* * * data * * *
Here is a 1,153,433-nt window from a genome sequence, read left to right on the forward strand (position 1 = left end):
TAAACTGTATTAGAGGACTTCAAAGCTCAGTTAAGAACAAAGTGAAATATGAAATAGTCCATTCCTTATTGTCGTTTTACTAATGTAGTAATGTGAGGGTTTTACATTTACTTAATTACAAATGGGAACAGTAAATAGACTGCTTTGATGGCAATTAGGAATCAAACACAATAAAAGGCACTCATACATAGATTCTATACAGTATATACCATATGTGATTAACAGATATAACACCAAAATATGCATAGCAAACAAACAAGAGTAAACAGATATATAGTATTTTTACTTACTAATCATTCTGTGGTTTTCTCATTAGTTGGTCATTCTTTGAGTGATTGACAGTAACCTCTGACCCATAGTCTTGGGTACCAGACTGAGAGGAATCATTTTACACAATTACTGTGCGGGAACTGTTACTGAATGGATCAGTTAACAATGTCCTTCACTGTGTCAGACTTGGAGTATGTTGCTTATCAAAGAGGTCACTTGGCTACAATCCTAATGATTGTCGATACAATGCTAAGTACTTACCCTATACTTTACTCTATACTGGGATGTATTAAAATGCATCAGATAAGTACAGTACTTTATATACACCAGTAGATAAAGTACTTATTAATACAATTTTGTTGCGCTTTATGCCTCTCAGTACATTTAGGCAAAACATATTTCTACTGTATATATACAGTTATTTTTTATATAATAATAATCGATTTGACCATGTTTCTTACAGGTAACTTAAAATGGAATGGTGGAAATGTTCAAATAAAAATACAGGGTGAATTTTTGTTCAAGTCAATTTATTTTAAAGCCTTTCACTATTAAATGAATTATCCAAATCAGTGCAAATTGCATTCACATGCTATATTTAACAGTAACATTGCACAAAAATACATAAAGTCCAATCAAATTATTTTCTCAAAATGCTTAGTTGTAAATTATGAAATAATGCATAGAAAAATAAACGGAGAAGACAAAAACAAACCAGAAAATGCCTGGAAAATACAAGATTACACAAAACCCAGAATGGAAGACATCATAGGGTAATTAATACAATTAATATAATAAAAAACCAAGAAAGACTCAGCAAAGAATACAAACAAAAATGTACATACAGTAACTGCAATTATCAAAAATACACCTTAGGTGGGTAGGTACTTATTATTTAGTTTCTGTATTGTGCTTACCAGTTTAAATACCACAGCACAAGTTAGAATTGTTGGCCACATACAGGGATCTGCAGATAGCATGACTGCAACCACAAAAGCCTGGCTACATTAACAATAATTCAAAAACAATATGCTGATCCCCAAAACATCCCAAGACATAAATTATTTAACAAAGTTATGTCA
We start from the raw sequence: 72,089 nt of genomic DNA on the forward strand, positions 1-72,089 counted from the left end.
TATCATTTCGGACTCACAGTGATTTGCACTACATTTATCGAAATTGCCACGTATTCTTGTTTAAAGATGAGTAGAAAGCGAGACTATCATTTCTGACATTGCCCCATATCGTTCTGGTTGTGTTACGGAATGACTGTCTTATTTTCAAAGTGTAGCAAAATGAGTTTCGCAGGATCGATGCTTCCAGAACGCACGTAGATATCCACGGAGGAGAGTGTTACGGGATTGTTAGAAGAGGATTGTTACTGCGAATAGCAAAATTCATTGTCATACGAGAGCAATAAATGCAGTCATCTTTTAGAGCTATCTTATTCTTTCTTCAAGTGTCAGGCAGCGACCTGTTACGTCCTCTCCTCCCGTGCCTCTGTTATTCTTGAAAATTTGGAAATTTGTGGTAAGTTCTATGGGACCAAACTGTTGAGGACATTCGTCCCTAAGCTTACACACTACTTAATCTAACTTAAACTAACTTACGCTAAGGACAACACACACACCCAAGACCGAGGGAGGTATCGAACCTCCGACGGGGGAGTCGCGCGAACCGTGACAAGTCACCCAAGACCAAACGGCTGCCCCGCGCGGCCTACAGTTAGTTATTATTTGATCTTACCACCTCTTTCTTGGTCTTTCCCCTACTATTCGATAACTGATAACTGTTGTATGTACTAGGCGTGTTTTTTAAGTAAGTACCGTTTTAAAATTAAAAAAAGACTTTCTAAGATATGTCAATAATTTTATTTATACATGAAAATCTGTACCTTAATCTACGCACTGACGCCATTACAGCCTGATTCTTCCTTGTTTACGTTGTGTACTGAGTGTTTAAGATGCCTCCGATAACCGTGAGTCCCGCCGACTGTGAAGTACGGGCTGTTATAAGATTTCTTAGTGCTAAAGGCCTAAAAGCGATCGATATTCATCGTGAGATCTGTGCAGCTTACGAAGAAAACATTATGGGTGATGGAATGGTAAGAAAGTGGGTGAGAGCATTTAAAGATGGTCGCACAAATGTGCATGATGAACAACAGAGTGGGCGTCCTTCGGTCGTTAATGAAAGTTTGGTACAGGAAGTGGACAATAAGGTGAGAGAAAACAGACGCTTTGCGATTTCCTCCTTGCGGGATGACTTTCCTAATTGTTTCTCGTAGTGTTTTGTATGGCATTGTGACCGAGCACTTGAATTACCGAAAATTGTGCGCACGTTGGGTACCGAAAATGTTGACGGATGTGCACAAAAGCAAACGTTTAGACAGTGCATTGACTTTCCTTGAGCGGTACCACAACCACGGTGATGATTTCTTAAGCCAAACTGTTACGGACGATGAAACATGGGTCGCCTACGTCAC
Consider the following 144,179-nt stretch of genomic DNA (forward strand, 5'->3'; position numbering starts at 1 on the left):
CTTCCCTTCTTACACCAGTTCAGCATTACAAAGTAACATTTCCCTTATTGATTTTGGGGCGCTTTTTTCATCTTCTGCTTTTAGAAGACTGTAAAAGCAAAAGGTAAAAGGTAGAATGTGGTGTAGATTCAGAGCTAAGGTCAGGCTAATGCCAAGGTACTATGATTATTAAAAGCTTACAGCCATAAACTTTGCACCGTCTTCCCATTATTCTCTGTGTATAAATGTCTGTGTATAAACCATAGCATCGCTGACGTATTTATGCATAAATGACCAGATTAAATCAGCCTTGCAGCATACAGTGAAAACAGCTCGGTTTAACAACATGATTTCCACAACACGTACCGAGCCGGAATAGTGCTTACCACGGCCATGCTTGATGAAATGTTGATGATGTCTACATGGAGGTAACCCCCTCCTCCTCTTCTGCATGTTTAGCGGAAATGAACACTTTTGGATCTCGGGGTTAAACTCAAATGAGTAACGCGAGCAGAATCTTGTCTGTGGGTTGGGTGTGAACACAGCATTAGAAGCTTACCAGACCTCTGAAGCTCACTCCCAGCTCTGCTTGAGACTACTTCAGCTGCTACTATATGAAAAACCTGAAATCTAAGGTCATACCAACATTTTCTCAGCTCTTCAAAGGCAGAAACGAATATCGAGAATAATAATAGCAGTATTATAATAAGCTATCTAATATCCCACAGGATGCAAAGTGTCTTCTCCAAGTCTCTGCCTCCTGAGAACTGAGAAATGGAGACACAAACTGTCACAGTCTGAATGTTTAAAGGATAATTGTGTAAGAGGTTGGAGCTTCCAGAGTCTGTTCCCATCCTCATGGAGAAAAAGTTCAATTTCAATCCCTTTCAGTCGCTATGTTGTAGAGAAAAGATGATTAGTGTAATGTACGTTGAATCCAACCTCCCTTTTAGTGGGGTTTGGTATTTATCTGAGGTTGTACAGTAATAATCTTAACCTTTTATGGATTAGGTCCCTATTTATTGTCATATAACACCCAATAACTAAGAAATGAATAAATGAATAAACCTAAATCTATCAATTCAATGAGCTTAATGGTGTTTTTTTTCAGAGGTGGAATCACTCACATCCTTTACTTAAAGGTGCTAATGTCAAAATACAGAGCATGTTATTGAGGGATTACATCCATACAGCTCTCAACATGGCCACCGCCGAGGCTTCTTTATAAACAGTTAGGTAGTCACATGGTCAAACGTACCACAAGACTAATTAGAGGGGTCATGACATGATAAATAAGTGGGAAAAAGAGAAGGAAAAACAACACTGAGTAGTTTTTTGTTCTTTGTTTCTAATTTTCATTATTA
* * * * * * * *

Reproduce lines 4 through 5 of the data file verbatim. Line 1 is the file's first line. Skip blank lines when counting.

TATCATTTCGGACTCACAGTGATTTGCACTACATTTATCGAAATTGCCACGTATTCTTGTTTAAAGATGAGTAGAAAGCGAGACTATCATTTCTGACATTGCCCCATATCGTTCTGGTTGTGTTACGGAATGACTGTCTTATTTTCAAAGTGTAGCAAAATGAGTTTCGCAGGATCGATGCTTCCAGAACGCACGTAGATATCCACGGAGGAGAGTGTTACGGGATTGTTAGAAGAGGATTGTTACTGCGAATAGCAAAATTCATTGTCATACGAGAGCAATAAATGCAGTCATCTTTTAGAGCTATCTTATTCTTTCTTCAAGTGTCAGGCAGCGACCTGTTACGTCCTCTCCTCCCGTGCCTCTGTTATTCTTGAAAATTTGGAAATTTGTGGTAAGTTCTATGGGACCAAACTGTTGAGGACATTCGTCCCTAAGCTTACACACTACTTAATCTAACTTAAACTAACTTACGCTAAGGACAACACACACACCCAAGACCGAGGGAGGTATCGAACCTCCGACGGGGGAGTCGCGCGAACCGTGACAAGTCACCCAAGACCAAACGGCTGCCCCGCGCGGCCTACAGTTAGTTATTATTTGATCTTACCACCTCTTTCTTGGTCTTTCCCCTACTATTCGATAACTGATAACTGTTGTATGTACTAGGCGTGTTTTTTAAGTAAGTACCGTTTTAAAATTAAAAAAAGACTTTCTAAGATATGTCAATAATTTTATTTATACATGAAAATCTGTACCTTAATCTACGCACTGACGCCATTACAGCCTGATTCTTCCTTGTTTACGTTGTGTACTGAGTGTTTAAGATGCCTCCGATAACCGTGAGTCCCGCCGACTGTGAAGTACGGGCTGTTATAAGATTTCTTAGTGCTAAAGGCCTAAAAGCGATCGATATTCATCGTGAGATCTGTGCAGCTTACGAAGAAAACATTATGGGTGATGGAATGGTAAGAAAGTGGGTGAGAGCATTTAAAGATGGTCGCACAAATGTGCATGATGAACAACAGAGTGGGCGTCCTTCGGTCGTTAATGAAAGTTTGGTACAGGAAGTGGACAATAAGGTGAGAGAAAACAGACGCTTTGCGATTTCCTCCTTGCGGGATGACTTTCCTAATTGTTTCTCGTAGTGTTTTGTATGGCATTGTGACCGAGCACTTGAATTACCGAAAATTGTGCGCACGTTGGGTACCGAAAATGTTGACGGATGTGCACAAAAGCAAACGTTTAGACAGTGCATTGACTTTCCTTGAGCGGTACCACAACCACGGTGATGATTTCTTAAGCCAAACTGTTACGGACGATGAAACATGGGTCGCCTACGTCAC
Consider the following 144,179-nt stretch of genomic DNA (forward strand, 5'->3'; position numbering starts at 1 on the left):